Stunning of cattle
Abattoirs are required to slaughter all live stock in a humane manner and this involves an effective stun which immediately renders the animal unconscious. At present, virtually all cattle slaughtered in abattoirs are stunned using a mechanical bolt stunner. There are two types of stunner in general use:
Penetrating captive bolt
These include cartridge-Bullet, pneumatic type
Irrespective of the stunning equipment used, it is essential that the animal is adequately restrained, so that the operator can place the device at the correct site on the head (in order to give an accurate stun).
Personnel who is stunning animals should:
- Possess the expertise necessary to ensure that each animal is rendered unconscious with a minimum of excitement or disturbance and without suffering;
- Perform the stunning procedure in a manner that normally should ensure that each animal is immediately rendered unconscious;
- Operate the stunning equipment in accordance with the manufacturer’s specifications for effective stunning;
- Know the responses of unconscious animals and the responses of ineffectively stunned animals;
Penetrating captive bolt stunning (irreversible stunning)
The principles of penetrating captive bolt stunning There are three factors contributing to the stunning effect:
- the penetration of the bolt into the brain tissue;
- the stretching and damage of brain tissue at some distance from the bolt path ;
- the impact of the bolt (which depends on its velocity and its diameter) on the cranium leading to acceleration of the brain which contributes to concussion. The captive bolt should have a concave piercing end which accumulates tissue as it passes into the cranial cavity, increasing the disruption to normal nervous impulses. The heart can carry on beating for many minutes after the stun, although it will eventually stop.
Percussion stunning (reversible stunning)
The principle of percussion stunning (mushroom head) The impaction of the heavy mushroom head of a non-penetrating stunner against the frontal bone of cattle causes a large concussive force to be delivered to the skull. This leads to a downward acceleration of the brain which is probably the main factor responsible for producing unconsciousness. Additionally, there is extensive damage to the blood vessels of the brain. As with penetrating bolt stunning, it is probably the velocity which is of major importance in determining stunning effectiveness.
This method of stunning is sometimes called ‘concussion stunning’.
Causes of ineffective operation of stunning devices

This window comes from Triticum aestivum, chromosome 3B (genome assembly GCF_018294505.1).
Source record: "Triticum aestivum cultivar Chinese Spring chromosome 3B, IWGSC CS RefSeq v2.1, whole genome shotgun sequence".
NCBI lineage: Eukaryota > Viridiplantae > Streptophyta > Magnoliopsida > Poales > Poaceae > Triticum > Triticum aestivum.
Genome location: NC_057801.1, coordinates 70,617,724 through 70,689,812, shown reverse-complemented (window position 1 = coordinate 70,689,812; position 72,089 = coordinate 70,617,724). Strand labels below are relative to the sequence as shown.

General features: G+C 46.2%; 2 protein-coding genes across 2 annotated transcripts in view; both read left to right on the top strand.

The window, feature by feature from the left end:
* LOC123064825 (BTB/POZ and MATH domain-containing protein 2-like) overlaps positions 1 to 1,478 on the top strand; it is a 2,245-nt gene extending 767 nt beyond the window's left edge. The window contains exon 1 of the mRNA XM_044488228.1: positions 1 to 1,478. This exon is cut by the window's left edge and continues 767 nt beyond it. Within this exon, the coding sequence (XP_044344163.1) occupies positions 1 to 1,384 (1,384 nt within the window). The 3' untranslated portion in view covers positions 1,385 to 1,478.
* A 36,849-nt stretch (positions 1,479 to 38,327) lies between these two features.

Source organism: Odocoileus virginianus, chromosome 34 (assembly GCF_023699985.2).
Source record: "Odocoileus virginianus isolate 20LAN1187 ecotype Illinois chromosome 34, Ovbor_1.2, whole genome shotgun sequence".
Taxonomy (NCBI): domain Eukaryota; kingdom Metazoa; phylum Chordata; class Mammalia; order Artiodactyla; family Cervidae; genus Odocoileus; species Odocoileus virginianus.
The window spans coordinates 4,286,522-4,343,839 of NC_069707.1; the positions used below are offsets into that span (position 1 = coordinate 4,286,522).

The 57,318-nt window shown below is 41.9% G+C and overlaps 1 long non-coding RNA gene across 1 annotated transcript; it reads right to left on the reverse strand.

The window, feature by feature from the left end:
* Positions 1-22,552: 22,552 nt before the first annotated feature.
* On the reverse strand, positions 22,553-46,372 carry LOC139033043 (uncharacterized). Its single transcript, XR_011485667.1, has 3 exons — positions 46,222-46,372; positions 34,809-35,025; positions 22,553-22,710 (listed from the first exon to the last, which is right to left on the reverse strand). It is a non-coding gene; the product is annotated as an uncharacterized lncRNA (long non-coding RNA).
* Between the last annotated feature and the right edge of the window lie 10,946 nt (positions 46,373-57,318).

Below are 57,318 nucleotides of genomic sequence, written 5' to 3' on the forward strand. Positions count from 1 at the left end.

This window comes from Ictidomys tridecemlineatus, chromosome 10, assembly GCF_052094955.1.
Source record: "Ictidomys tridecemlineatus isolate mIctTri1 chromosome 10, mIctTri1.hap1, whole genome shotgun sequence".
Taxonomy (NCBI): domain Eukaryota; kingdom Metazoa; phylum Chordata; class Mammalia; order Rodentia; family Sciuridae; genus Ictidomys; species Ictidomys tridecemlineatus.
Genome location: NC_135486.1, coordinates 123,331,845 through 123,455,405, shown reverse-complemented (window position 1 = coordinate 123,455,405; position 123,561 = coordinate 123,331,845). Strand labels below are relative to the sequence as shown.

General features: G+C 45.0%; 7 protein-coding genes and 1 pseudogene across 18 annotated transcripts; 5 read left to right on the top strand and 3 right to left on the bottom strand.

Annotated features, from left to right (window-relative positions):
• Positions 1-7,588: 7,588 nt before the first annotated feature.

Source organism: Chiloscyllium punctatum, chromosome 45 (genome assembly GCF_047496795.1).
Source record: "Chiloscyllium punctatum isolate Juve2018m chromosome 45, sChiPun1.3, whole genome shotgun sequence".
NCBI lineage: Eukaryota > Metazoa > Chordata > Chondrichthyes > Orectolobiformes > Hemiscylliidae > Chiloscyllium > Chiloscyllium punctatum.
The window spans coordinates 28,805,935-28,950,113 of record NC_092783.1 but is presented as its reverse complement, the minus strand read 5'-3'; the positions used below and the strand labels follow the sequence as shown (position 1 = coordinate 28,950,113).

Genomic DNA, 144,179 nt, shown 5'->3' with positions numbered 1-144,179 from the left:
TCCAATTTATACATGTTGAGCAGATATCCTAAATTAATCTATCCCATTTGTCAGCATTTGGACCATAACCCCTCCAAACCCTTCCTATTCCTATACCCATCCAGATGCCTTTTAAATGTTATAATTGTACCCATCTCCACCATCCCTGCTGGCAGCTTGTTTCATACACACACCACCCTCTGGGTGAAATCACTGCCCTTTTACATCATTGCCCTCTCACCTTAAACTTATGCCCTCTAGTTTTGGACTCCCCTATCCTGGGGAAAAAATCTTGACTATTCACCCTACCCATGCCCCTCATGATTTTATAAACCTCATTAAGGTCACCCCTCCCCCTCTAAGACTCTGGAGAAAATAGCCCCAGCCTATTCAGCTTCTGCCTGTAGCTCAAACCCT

Insufficient air pressure in pneumatically fired guns, underpowered cartridges for the size of animal and poor maintenance of the gun all contribute to reduced velocity and bad stunning. The operator should check to ensure that the bolt retracts to its full extent after each shot. If it does not retract, the instrument should not be used until the problem is rectified.
Assessing the effectiveness of a captive bolt stun
When an animal is properly stunned, it immediately collapses to the floor with its hindlegs flexed into the body. The forelegs may also be drawn in, but they straighten after a short period of time. The muscles of the body are contracted and the back is usually arched. If the body is relaxed, or if the animal makes kicking or paddling movements immediately after stunning or shows signs of trying to stand up it has not been stunned properly. Some kicking may set in after the initial muscle contraction phase. This is not a bad sign from the humane point of view, provided the animal has gone through the contracted (tonic) phase. The animal should not show regular rhythmic breathing movements after it has been stunned.
In summary, the major indicators of an effective captive bolt stun are:
- the animal must collapse immediately;
- it must not attempt to get up;
- rhythmic breathing must stop;
- the eye must have a glazed appearance;
- the eye is unresponsive to touch;
- animals do not vocalise.
Most guns are fitted with synthetic rubber rings around the bolt. These protect the gun from excessive wear and should be replaced at regular intervals (usually every 1,000 shots). If this is forgotten, there is a danger that the gun casing will eventually crack. When this happens the gun is potentially dangerous to all staff working in the area.
Special care is required with contact firing guns. These have to be forced against the animal’s head in order to get them to fire. If they are dropped on the floor or struck against the stunning box wall, the whole gun can become a dangerous missile.
- use a properly trained operator;
- shoot in the correct frontal position;
- use a gun and a cartridge of the strength recommended for the size of animal and head/bone structure (or, if using a pneumatic stunner, use the recommended air pressure);
- check that the animal is stunned before proceeding to stun the next one;
- keep a spare, loaded gun near the stunning pen for use in the case of a poor stun;
- clean, check and maintain the parts of the stunner at least daily.